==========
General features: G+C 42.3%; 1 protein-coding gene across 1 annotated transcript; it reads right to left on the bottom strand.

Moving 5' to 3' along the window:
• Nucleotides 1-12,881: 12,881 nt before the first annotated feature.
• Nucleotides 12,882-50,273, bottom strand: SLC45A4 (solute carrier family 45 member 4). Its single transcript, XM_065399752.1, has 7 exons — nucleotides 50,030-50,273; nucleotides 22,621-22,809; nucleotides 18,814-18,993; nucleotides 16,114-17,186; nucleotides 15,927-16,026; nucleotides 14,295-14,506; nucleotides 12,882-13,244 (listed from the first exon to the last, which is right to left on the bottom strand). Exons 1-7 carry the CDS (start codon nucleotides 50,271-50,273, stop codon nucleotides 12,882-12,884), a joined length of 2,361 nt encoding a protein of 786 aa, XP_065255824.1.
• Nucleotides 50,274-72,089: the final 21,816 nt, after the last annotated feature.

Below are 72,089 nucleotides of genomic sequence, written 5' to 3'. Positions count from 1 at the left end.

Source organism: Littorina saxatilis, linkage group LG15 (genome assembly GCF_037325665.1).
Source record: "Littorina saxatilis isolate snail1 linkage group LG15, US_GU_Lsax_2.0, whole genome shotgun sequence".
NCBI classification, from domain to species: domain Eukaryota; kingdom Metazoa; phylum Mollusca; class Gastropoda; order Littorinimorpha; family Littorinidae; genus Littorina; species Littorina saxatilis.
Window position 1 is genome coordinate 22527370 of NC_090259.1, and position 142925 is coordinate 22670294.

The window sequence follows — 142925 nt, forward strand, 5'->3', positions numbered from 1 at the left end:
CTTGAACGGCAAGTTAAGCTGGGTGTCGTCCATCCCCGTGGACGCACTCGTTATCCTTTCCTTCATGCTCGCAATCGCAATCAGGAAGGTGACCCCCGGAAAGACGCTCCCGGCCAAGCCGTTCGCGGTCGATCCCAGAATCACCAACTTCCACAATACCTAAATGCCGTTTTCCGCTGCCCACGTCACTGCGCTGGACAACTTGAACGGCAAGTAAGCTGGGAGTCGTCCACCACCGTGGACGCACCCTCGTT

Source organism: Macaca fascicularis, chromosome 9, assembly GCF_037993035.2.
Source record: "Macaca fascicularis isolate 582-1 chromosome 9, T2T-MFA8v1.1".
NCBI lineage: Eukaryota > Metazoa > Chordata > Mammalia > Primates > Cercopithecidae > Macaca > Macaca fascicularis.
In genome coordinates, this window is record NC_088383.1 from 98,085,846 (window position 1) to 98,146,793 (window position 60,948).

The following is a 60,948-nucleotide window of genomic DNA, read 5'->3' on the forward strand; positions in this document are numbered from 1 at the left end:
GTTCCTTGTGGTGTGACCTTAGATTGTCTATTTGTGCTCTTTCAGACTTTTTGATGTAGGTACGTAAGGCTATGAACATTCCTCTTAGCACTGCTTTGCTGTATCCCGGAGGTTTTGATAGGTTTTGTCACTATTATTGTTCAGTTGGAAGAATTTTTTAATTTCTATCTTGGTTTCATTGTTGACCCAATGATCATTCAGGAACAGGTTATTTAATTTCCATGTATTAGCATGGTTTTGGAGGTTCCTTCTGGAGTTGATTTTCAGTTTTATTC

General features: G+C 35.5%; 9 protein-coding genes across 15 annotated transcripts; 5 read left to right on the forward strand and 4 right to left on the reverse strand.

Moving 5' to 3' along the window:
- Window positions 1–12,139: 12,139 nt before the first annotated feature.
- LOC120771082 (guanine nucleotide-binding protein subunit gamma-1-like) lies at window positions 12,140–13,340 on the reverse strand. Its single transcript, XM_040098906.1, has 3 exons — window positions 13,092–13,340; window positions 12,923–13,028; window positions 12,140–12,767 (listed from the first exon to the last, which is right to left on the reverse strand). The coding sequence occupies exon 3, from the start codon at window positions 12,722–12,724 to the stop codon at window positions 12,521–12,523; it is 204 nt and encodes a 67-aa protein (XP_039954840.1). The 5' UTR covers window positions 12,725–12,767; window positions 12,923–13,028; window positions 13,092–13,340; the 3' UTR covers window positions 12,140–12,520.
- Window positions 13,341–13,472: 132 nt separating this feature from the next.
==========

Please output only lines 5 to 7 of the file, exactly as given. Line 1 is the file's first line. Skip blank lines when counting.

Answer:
• Nucleotides 50,274-72,089: the final 21,816 nt, after the last annotated feature.

Below are 72,089 nucleotides of genomic sequence, written 5' to 3'. Positions count from 1 at the left end.

Source organism: Littorina saxatilis, linkage group LG15 (genome assembly GCF_037325665.1).